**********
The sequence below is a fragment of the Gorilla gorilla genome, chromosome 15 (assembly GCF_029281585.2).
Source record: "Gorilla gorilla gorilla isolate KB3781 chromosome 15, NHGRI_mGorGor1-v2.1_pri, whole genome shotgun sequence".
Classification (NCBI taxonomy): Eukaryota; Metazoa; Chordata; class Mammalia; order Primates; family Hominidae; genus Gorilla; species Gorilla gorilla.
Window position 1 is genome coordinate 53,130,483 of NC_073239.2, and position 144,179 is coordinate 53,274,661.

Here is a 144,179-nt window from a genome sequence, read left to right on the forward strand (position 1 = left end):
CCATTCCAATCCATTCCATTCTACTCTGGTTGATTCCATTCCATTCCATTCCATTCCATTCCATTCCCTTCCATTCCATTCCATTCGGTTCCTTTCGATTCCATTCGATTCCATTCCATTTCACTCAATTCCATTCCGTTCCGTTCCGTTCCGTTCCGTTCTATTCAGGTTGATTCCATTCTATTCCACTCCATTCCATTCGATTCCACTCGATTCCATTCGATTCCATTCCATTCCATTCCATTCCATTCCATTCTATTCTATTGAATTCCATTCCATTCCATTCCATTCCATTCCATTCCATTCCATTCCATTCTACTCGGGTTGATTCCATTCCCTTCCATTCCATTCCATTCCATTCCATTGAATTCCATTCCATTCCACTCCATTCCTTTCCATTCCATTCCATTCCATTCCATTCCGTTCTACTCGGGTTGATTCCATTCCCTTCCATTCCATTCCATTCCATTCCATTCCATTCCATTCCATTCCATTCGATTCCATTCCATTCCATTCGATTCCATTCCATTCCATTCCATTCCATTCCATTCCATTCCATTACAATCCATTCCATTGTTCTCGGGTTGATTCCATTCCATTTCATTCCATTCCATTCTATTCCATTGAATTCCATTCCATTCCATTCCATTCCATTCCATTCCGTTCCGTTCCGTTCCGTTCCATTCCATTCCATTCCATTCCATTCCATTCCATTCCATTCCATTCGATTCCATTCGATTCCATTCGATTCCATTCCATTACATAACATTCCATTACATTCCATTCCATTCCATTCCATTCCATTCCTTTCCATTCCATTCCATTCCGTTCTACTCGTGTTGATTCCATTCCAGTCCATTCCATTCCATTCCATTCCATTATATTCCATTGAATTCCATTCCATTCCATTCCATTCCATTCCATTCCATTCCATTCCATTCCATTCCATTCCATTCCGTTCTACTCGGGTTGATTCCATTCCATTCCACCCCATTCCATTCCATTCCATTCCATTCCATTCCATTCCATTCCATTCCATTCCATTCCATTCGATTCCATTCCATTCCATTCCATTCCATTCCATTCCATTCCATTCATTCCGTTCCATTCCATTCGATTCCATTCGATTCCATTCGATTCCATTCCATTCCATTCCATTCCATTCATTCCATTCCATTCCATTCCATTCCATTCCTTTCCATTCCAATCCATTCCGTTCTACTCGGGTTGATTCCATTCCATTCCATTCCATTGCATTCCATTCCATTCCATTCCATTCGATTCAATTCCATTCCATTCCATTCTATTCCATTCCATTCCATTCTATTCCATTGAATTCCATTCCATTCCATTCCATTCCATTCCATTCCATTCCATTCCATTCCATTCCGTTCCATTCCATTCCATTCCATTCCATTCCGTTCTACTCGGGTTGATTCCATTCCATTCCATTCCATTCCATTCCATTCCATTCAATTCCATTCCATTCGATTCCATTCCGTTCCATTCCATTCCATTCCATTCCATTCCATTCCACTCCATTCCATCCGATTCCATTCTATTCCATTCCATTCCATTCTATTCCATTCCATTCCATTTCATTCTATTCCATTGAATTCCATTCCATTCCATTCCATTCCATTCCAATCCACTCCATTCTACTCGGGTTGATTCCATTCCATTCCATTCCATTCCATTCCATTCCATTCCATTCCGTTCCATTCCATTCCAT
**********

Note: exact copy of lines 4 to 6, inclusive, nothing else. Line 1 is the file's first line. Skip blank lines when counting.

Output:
Window position 1 is genome coordinate 53,130,483 of NC_073239.2, and position 144,179 is coordinate 53,274,661.

Here is a 144,179-nt window from a genome sequence, read left to right on the forward strand (position 1 = left end):
CCATTCCAATCCATTCCATTCTACTCTGGTTGATTCCATTCCATTCCATTCCATTCCATTCCATTCCCTTCCATTCCATTCCATTCGGTTCCTTTCGATTCCATTCGATTCCATTCCATTTCACTCAATTCCATTCCGTTCCGTTCCGTTCCGTTCCGTTCTATTCAGGTTGATTCCATTCTATTCCACTCCATTCCATTCGATTCCACTCGATTCCATTCGATTCCATTCCATTCCATTCCATTCCATTCCATTCTATTCTATTGAATTCCATTCCATTCCATTCCATTCCATTCCATTCCATTCCATTCCATTCTACTCGGGTTGATTCCATTCCCTTCCATTCCATTCCATTCCATTCCATTGAATTCCATTCCATTCCACTCCATTCCTTTCCATTCCATTCCATTCCATTCCATTCCGTTCTACTCGGGTTGATTCCATTCCCTTCCATTCCATTCCATTCCATTCCATTCCATTCCATTCCATTCCATTCGATTCCATTCCATTCCATTCGATTCCATTCCATTCCATTCCATTCCATTCCATTCCATTCCATTACAATCCATTCCATTGTTCTCGGGTTGATTCCATTCCATTTCATTCCATTCCATTCTATTCCATTGAATTCCATTCCATTCCATTCCATTCCATTCCATTCCGTTCCGTTCCGTTCCGTTCCATTCCATTCCATTCCATTCCATTCCATTCCATTCCATTCCATTCGATTCCATTCGATTCCATTCGATTCCATTCCATTACATAACATTCCATTACATTCCATTCCATTCCATTCCATTCCATTCCTTTCCATTCCATTCCATTCCGTTCTACTCGTGTTGATTCCATTCCAGTCCATTCCATTCCATTCCATTCCATTATATTCCATTGAATTCCATTCCATTCCATTCCATTCCATTCCATTCCATTCCATTCCATTCCATTCCATTCCATTCCGTTCTACTCGGGTTGATTCCATTCCATTCCACCCCATTCCATTCCATTCCATTCCATTCCATTCCATTCCATTCCATTCCATTCCATTCCATTCGATTCCATTCCATTCCATTCCATTCCATTCCATTCCATTCCATTCATTCCGTTCCATTCCATTCGATTCCATTCGATTCCATTCGATTCCATTCCATTCCATTCCATTCCATTCATTCCATTCCATTCCATTCCATTCCATTCCTTTCCATTCCAATCCATTCCGTTCTACTCGGGTTGATTCCATTCCATTCCATTCCATTGCATTCCATTCCATTCCATTCCATTCGATTCAATTCCATTCCATTCCATTCTATTCCATTCCATTCCATTCTATTCCATTGAATTCCATTCCATTCCATTCCATTCCATTCCATTCCATTCCATTCCATTCCATTCCGTTCCATTCCATTCCATTCCATTCCATTCCGTTCTACTCGGGTTGATTCCATTCCATTCCATTCCATTCCATTCCATTCCATTCAATTCCATTCCATTCGATTCCATTCCGTTCCATTCCATTCCATTCCATTCCATTCCATTCCACTCCATTCCATCCGATTCCATTCTATTCCATTCCATTCCATTCTATTCCATTCCATTCCATTTCATTCTATTCCATTGAATTCCATTCCATTCCATTCCATTCCATTCCAATCCACTCCATTCTACTCGGGTTGATTCCATTCCATTCCATTCCATTCCATTCCATTCCATTCCATTCCGTTCCATTCCATTCCAT